In 1902 Theodor Herzl, the founding father of Zionism, wrote, “Wenn ihr wollt, ist es kein Märchen,” words which were later popularized by the singer-songwriter, Debbie Friedman, and memorized by many Jewish school children as the Hebrew lyrics to Im Tirtzu. In English, Friedman’s lyrics are translated as,

“If you will it, it is no dream;
To be a free people in our land,
In the land of Zion and Jerusalem”

The belief in the plausibility of dreams has a deep history in the Zionist tradition. In Alneuland [Old New Land], the same text in which Herzl wrote the above quote, he also wrote, “Dreams are not so different from Deeds as some may think. All the Deeds of men are only Dreams at first. And in the end, their Deeds dissolve into Dreams.” Herzl demonstrates that the ideology of Zionism is also a query into the ontology of the dream.
I believe that the original testimony of the witnesses and survivors of the holocaust is of utmost significance. For those of us who did not experience an event first hand, we have only transmitted narratives through which to imagine it, but those narratives will always be shaped by their remembrance, telling and reading. A rememberer remembers facts of an event, but it is never a neutral act as he strings them together into a narrative he finds meaningful. The call to ‘Never Forget’ isn’t as simple an imperative as it appears–it begs the question, “how should I remember?” The statement of “Never Again” is a call to arms for all those who hate genocide, but it is also the foundation of a justification for any means necessary.*
There is an aura of sacredness which surrounds the testimony of those who survived the holocaust. This sacredness has a tendency to preclude any interpretation which is not equally sacred and favor those interpretations which are, such as the justification for a sacred right to a Holy Land. By manipulating this testimony I understand that I could be seen as bringing an element of profanity to the material, but I would argue that in order to not limit interpretations of meaning, one shouldn’t look at this material in terms of the sacred and the profane, but rather as mundane (meaning “of this world”).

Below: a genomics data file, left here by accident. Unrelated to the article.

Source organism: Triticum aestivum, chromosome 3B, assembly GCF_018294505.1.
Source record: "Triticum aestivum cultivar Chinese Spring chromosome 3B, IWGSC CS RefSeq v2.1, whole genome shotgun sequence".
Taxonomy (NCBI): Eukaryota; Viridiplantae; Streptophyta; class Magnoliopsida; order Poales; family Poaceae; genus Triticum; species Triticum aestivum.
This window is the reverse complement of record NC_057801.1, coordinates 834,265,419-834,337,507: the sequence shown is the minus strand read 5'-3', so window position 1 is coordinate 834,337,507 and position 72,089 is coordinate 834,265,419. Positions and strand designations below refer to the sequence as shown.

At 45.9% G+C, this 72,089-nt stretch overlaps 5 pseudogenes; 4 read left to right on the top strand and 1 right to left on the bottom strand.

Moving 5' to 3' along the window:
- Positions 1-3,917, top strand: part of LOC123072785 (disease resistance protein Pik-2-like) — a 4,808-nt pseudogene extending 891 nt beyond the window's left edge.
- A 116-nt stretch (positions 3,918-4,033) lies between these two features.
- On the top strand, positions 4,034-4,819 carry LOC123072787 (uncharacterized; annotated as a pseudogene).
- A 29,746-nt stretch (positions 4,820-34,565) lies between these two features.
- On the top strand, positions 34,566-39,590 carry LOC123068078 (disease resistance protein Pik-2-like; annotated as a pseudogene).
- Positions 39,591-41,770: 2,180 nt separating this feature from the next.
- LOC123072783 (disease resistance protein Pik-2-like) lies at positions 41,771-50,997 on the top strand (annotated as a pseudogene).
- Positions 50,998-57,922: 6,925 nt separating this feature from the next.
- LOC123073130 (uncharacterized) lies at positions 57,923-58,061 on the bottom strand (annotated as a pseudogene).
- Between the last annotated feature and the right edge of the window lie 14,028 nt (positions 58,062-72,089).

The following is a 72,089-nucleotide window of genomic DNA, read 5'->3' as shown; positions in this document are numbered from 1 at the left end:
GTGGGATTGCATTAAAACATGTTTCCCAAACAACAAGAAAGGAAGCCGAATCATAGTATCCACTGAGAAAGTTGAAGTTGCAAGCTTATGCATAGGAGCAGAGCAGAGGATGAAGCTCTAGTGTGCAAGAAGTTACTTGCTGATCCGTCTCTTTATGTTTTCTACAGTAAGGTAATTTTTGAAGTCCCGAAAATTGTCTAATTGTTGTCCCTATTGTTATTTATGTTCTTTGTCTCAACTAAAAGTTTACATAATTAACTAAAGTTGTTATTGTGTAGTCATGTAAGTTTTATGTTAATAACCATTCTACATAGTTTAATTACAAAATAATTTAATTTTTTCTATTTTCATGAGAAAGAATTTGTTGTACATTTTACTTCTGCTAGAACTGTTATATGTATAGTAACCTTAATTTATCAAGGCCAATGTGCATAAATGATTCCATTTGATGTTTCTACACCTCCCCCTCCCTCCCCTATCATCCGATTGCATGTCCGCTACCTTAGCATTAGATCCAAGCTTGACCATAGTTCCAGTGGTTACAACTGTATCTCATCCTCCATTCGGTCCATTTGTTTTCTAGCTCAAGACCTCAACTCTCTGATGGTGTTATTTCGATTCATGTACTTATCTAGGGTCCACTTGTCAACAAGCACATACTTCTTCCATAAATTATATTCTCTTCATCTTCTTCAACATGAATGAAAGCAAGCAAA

With this video, I am using the original material to further my own agenda. But I am not the first to approach the representation of this material with an agenda, and I won’t be the last. Stated plainly, my agenda is only: to encourage a skepticism of agendas; to never forget but also to consider how an event is remembered; to strive for a world that makes the words ‘Never Again’ a reality, but never to do so by causing more suffering.

* “Hatred of the Jews has changed form but it still remains. If not racial superiority, then religious superiority is the order of the day. The world’s indifference in light of this hatred has also remained. The world has very quickly become accustomed to hearing declarations only 65 years after the Holocaust, declarations of intent to annihilate millions of Jews – and the world continues to act in the same manner. The hesitancy of enlightened countries to act against extreme regimes which threaten us and threaten world peace – this too has not changed. The only thing that has truly changed is our ability and our determination to act to defend ourselves and prevent another Holocaust. This truth is a source of heavy and constant responsibility –to ensure by any means necessary – the future and security of the State of Israel against those who seek our destruction. This is the last will and testament of the six million, our brothers and sisters who perished in the Holocaust and it is our duty – and we will carry it out.” Benjamin Netanyahu speaking at Auschwitz-Birkenau in June 2013